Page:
But what exactly is wildlife trade? What are the pros and cons? And how are we a part of it?
Wildlife trade monitoring network TRAFFIC defines the trade as “any sale or exchange of wild animal and plant resources by people.”
When legal and adequately regulated, wildlife trade can be a source for good. It can have a positive impact on communities by bolstering local economies and providing funds for healthcare and education. Those communities, in turn, are often incentivized to protect nature and conserve wild animals.
The trade in wildlife, however, has a dark side. Illegal and unregulated trade poses major security and health risks in addition to driving up crime and corruption. Perhaps most evident, however, has been its devastating impact on wildlife populations. Second only to habitat destruction, the wildlife trade is the most serious threat to the survival of species, including tigers.
Poachers target tigers for their fur, whiskers, and bones, which are then traded globally. Some body parts are incorrectly thought to possess medicinal properties, further fueling demand. Today just 3,200 tigers remain in the wild, a tenth of what the population was a century ago. The good news is that we can help. We, as individuals, have the power to help combat the illicit trade by being responsible consumers and active community members. Here are four things we can do.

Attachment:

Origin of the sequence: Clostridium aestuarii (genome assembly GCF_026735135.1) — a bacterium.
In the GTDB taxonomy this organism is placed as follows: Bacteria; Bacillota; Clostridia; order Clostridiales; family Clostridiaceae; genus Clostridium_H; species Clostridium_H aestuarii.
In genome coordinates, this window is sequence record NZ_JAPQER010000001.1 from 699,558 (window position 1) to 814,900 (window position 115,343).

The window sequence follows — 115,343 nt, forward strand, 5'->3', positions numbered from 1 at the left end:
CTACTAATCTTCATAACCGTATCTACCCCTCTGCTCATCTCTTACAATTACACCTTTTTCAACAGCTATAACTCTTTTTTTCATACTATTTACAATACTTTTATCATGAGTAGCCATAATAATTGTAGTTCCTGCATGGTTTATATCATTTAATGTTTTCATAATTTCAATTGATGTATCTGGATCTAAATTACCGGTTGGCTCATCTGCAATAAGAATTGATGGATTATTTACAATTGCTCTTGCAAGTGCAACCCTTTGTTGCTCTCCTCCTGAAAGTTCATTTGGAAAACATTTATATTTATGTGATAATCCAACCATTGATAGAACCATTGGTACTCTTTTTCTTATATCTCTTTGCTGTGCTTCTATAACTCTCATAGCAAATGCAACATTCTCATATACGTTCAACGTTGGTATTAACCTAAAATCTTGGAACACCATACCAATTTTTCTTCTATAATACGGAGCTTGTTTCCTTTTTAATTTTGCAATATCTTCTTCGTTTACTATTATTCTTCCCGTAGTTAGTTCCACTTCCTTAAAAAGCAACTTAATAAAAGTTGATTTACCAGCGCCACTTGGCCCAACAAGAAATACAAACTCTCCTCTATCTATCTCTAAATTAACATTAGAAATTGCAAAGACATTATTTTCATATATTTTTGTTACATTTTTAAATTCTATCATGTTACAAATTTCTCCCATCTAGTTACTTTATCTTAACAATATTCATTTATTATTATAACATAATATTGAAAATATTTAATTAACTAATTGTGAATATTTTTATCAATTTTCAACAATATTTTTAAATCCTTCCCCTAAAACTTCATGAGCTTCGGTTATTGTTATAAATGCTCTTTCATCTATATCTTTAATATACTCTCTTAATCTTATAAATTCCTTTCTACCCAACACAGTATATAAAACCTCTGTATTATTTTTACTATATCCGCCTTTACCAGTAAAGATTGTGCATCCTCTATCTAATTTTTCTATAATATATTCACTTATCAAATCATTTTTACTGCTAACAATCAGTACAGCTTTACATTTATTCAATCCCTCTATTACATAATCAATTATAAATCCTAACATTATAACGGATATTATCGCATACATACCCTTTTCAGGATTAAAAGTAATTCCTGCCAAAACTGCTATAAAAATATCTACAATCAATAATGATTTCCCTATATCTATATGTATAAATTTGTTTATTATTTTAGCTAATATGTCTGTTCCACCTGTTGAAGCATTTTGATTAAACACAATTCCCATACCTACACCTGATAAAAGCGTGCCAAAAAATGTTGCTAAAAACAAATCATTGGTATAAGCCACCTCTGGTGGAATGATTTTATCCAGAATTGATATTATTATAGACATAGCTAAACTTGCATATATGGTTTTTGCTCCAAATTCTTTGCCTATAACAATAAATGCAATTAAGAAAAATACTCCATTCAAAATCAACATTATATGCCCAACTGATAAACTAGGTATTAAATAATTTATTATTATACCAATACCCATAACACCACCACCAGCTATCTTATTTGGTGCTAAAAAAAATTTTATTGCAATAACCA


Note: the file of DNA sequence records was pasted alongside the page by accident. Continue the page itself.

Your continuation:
There are several products to avoid altogether. These include everything from carved ivory to anything made from sea turtle shells. For a more complete list, check out the Wildlife Trafficking Alliance’s website and scroll down to their “Never Buy” section.
2.) Be in the Know
For all other items, make sure to ask questions. Get the facts on where it came from and what it’s made of. The same goes for exotic pets. Find out the country of origin and if the animal was captive-bred or captured in the wild.
3.) Choose Sustainable Seafood
Illegal fishing and harvesting of aquatic species are decimating populations and threatening several species with extinction. Make sure what you’re eating has been sustainably caught by heading to www.seafoodwatch.org and downloading the SeafoodWatch app.
4.) Take Action
Encourage your local lawmakers to support legislation to end wildlife trafficking. If you’re in the U.S., visit the Wildlife Trafficking Alliances Legislative Action Center to pledge your support for various acts.